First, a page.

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The lactose-H+ symport protein (LacS) of Streptococcus thermophilus has a C-terminal hydrophilic domain that is homologous to IIA protein(s) domains of the phosphoenolpyruvate:sugar phosphotransferase system (PTS). C-terminal truncation mutants were constructed and expressed in Escherichia coli and their properties were analyzed. Remarkably, the entire IIA(More)
Traumatic injury of the central nervous system (CNS) has severe impact on the patients' quality of life and initiates many molecular and cellular changes at the site of insult. Traumatic CNS injury results in direct damage of the axons of CNS neurons, loss of myelin sheaths, destruction of the surrounding vascular architecture and initiation of an immune(More)
The significance of sexual selection, the component of natural selection associated with variation in mating success, is well established for the evolution of animals and plants, but not for the evolution of fungi. Even though fungi do not have separate sexes, most filamentous fungi mate in a hermaphroditic fashion, with distinct sex roles, that is,(More)
PURPOSE Telomere shortening has been proposed to trigger senescence, and since most primary cells do not express active telomerase, reactivation of telomerase activity was proposed as a safe and non-transforming way of immortalizing cells. However, to study radiation responses, it is as yet unclear whether cells immortalized by telomerase reactivation(More)
PURPOSE Up to 90% of hereditary breast cancer cases are linked to germ-line mutations in one of the two copies of the BRCA1 or BRCA2 genes. Brca1 and Brca2 proteins are both involved in the cellular defence against DNA damage, although the precise function of the proteins is still not known. Some studies on a small number of samples as well as the present(More)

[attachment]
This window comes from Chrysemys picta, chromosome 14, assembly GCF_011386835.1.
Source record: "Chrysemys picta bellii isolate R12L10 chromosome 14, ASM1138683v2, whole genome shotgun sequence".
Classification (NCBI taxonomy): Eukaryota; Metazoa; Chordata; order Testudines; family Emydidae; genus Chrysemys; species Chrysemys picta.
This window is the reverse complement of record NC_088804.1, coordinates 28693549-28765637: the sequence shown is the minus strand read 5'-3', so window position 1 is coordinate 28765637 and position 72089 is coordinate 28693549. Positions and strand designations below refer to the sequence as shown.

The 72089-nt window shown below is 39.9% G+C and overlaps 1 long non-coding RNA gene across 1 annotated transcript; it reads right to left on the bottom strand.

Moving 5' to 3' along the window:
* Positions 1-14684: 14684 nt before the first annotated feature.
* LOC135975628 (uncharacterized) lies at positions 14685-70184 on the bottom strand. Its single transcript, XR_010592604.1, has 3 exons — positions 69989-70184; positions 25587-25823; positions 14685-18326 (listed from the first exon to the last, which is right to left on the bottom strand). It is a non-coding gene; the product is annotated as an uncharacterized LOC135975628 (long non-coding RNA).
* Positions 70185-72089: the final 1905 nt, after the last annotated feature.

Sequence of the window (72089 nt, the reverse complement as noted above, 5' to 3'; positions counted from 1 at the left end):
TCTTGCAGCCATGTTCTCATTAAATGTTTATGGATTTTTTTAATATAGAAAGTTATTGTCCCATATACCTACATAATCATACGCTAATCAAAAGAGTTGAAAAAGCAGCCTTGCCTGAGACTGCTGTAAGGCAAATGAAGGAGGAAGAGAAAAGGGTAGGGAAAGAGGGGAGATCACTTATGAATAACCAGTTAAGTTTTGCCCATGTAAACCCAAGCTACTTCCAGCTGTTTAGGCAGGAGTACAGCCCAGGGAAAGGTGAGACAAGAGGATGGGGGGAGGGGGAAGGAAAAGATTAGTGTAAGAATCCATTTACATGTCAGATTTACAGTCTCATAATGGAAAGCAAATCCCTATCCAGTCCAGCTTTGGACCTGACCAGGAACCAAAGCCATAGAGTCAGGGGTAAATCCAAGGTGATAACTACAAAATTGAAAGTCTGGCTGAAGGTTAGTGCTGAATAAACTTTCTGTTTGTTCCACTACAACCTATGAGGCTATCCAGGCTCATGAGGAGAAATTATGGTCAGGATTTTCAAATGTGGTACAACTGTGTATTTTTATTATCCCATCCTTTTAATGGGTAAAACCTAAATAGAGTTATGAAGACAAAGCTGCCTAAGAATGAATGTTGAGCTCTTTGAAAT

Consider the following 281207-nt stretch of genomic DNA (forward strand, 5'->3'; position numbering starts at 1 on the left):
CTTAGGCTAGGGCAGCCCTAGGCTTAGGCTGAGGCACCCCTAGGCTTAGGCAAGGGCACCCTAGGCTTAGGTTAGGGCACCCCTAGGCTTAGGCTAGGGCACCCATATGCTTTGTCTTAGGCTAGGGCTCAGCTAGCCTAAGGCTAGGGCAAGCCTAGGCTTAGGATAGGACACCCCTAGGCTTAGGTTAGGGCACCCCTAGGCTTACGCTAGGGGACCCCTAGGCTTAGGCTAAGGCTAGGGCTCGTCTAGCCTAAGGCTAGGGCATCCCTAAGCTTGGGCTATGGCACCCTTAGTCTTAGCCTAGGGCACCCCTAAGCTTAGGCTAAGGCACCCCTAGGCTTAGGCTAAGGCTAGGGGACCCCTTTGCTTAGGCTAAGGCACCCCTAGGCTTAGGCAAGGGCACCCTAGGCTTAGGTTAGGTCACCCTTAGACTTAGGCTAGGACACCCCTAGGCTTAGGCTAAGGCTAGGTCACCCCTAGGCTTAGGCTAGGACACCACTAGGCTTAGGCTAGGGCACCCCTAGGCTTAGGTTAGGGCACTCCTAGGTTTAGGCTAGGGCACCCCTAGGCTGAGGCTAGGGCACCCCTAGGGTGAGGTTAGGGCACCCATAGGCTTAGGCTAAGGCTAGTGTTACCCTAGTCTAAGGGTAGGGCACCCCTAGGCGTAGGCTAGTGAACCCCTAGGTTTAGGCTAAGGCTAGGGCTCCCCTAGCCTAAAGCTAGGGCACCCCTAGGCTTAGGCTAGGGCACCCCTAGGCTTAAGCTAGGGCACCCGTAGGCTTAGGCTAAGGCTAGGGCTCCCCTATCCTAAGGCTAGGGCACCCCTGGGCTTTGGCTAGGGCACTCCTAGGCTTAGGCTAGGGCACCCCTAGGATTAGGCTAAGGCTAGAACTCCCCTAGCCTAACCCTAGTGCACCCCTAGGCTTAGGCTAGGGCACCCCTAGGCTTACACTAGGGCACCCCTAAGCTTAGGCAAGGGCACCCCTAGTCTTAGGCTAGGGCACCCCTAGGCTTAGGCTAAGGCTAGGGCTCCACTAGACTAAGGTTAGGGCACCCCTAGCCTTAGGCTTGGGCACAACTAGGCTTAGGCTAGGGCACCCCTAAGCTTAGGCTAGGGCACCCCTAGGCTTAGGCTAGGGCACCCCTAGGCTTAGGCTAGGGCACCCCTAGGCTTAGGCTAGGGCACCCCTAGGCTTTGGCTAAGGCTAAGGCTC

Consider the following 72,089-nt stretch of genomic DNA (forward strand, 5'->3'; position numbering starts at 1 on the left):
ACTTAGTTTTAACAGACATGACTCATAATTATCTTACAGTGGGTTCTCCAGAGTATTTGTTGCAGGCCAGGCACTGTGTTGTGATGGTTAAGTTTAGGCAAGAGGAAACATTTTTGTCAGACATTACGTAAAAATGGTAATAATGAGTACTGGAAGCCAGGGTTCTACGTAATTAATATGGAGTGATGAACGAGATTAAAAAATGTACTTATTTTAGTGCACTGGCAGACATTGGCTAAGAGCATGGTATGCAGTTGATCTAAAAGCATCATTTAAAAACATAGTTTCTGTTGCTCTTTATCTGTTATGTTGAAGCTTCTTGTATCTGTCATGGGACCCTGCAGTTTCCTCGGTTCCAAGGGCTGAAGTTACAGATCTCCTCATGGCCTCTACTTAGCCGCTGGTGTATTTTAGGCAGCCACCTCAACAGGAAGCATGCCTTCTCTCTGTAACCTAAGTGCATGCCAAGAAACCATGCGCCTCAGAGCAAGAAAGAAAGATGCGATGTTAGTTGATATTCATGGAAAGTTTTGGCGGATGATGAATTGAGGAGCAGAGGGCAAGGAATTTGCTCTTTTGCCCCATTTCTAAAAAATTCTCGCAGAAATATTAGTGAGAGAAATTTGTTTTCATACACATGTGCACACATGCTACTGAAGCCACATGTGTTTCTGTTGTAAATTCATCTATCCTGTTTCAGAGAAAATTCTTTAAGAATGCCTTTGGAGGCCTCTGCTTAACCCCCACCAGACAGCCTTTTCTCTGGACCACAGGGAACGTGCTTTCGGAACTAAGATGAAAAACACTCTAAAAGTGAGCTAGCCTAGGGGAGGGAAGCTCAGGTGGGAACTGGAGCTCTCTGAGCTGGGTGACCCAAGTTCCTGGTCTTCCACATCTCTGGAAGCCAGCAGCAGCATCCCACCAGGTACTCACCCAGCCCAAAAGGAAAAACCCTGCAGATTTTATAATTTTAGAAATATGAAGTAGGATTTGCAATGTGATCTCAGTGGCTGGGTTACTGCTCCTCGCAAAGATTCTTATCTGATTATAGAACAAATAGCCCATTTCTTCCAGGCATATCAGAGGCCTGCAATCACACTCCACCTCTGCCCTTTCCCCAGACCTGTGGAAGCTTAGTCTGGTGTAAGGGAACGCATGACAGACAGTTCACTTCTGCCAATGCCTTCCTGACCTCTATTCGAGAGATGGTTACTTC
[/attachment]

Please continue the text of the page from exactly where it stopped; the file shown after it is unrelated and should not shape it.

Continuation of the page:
Mating systems, that is, whether organisms give rise to progeny by selfing, inbreeding or outcrossing, strongly affect important ecological and evolutionary processes. Large variations in mating systems exist in fungi, allowing the study of their origin and consequences. In fungi, sexual incompatibility is determined by molecular recognition mechanisms,(More)
We expect that sexual selection may play an important role in the evolution of mushroom-forming basidiomycete fungi. Although these fungi do not have separate sexes, they do play female and male roles: the acceptance and the donation of a nucleus, respectively. The primary mycelium (monokaryon) of basidiomycete fungi, growing from a germinating sexual(More)
Darwin was the first to recognize that sexual selection is a strong evolutionary force. Exaggerated traits allow same-sex individuals to compete over access to mates and provide a mechanism by which mates are selected. It is relatively easy to appreciate how inter- and intrasexual selection work in organisms with the sensory capabilities to perceive(More)
Fungi are a diverse group of organisms with a huge variation in reproductive strategy. While almost all species can reproduce sexually, many reproduce asexually most of the time. When sexual reproduction does occur, large variation exists in the amount of in- and out-breeding. While budding yeast is expected to outcross only once every 10 000 generations,(More)
Basidiomycete fungi perform fertilizations by incorporation of nuclei into a monokaryotic mycelium to establish a dikaryon. The dikaryon cannot incorporate another type of nucleus, but can still act as a nucleus donor in a dikaryon-monokaryon (di-mon) mating, known as the Buller phenomenon. Previously, it has been observed that: (1) in a particular di-mon(More)